Officials Slam MEAP Scores for Epecial ed
Ohanian Comment: It is hard to believe the absurdity--and cruelty--that travels under the mantra high expectations.
The state released high school report cards last week and, for the first time, the reports rated special education centers. This has angered parents and school officials, who say the centers shouldn't be held to the same standards as regular education high schools.
FLUSHING TWP. - On a good day, Andrea Gould can barely grasp a crayon and scribble on a piece of paper.
Sometimes she can say "ma," "no" and "yeah."
But like every other high school student in the state, the 22-year-old severely mentally impaired student is being asked by the federal government to pick up a No. 2 pencil, read a question and sometimes write an articulate response on the Michigan Educational Assessment Program test.
"That's crazy," said Andrea's mother, Barb Gould of Mundy Township. "That's extremely unfair to even compare my daughter to regular education. It's a different system."
A set of high school reports cards released by the state Thursday showed Andrea's school, the Crouse Instructional Center in Flushing Township, did not meet Adequate Yearly Progress - the federal method of accountability in schools.
It was the first time special education centers were included in the state report cards and having them on the list contributed to the dramatic increase in the number of state schools not meeting AYP. The number jumped from 297 last year to 436 this year and prompted harsh criticism of high schools by Gov. Jennifer Granholm.
Andrea's school and Knopf Learning Center in Mundy Township were among three special education centers in the Flint area and about 60 across the state listed as not meeting AYP.
Another area special education center listed as not meeting AYP was the Shiawassee Developmental Center run by the Shiawassee Regional School District, said Jan Russell, assistant superintendent from the Genesee Intermediate School District, which runs the Knopf and Crouse centers.
To meet AYP standards, schools must have enough students passing the MEAP test or show a certain level of improvement in MEAP scores.
"(Our students) don't take the MEAP, so we will automatically fail AYP status. There's no way we're ever going to make AYP," said GISD Superintendent Thomas Svitkovich. "It doesn't make any sense."
Even state officials said they didn't want to put the special education centers on the AYP list, but the federal government required it through the No Child Left Behind Act.
"This is one of the unintended consequences of No Child Left Behind," said Martin Ackley, spokesmen for the state Department of Education. "I think the federal government realizes there are flaws in this system."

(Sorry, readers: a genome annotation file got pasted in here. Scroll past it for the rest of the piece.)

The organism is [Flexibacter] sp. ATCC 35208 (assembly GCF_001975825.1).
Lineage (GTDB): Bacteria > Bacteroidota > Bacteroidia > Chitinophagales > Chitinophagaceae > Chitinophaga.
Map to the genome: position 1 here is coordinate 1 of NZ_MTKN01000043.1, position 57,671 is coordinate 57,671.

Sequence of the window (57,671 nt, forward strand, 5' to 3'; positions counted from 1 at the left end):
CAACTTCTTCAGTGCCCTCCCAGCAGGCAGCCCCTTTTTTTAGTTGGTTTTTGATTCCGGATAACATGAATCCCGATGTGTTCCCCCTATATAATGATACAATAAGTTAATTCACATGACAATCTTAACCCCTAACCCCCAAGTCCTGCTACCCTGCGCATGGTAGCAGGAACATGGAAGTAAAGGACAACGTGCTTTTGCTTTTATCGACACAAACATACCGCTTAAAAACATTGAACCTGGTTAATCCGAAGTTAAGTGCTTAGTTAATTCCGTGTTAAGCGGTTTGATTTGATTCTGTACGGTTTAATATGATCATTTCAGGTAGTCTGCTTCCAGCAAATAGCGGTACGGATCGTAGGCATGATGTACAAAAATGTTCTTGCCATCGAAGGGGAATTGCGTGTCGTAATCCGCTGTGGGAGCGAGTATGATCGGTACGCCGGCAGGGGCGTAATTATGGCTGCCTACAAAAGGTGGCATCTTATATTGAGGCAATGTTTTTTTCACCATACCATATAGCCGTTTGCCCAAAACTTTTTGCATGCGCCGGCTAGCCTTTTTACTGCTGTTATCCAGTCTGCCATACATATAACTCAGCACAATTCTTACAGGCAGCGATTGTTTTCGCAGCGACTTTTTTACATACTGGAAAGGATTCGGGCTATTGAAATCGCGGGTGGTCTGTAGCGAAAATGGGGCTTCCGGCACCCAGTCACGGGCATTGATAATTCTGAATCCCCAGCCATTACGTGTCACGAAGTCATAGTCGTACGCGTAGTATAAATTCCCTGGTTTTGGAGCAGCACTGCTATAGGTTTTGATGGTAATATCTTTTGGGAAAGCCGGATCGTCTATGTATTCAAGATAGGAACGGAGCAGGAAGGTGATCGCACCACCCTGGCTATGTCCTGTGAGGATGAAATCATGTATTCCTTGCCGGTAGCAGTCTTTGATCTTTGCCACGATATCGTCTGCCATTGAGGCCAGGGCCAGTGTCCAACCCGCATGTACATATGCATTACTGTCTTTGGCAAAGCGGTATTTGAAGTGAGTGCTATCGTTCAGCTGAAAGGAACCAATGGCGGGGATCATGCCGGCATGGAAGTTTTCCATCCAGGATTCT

A U.S. Department of Education official said the government has already loosened restrictions on special education programs, and no additional changes are planned at this time.
"High expectations are the name of the game," said Jim Bradshaw, a spokesman for the U.S. Department of Education. "We think by having high expectations it helps all students, and we've built in flexibility."
That flexibility is the government allowing 1 percent of a school's population to take an alternative test, but the rest are still required to take the state test, which is the MEAP in Michigan.
This doesn't help schools like Crouse and Knopf, where 100 percent of the students need alternative assessments, Svitkovich said.
"The way they're doing it right now destroys the credibility of the entire AYP system," Svitkovich said. "People wonder why in the world is this being done? How can we compare these centers to traditional high schools.
"What happens if this continues? They're going to see me in court, that's what'll happen."
Svitkovich said he supports assessing special education students, and the GISD does that regularly. But the assessments are catered to the individual needs of the student.
In Andrea's case, her mother gets regular progress reports on how she is doing. Andrea has cerebral palsy and microcephally (an abnormally small head).
"When we started, she couldn't hold a cup," Barb Gould said. "Now she feeds herself. She uses spoons and cups and does all the things she couldn't do. (After she was born) her doctors indicated we couldn't expect much. But here at Marion Crouse there's potential. They've given her everything."
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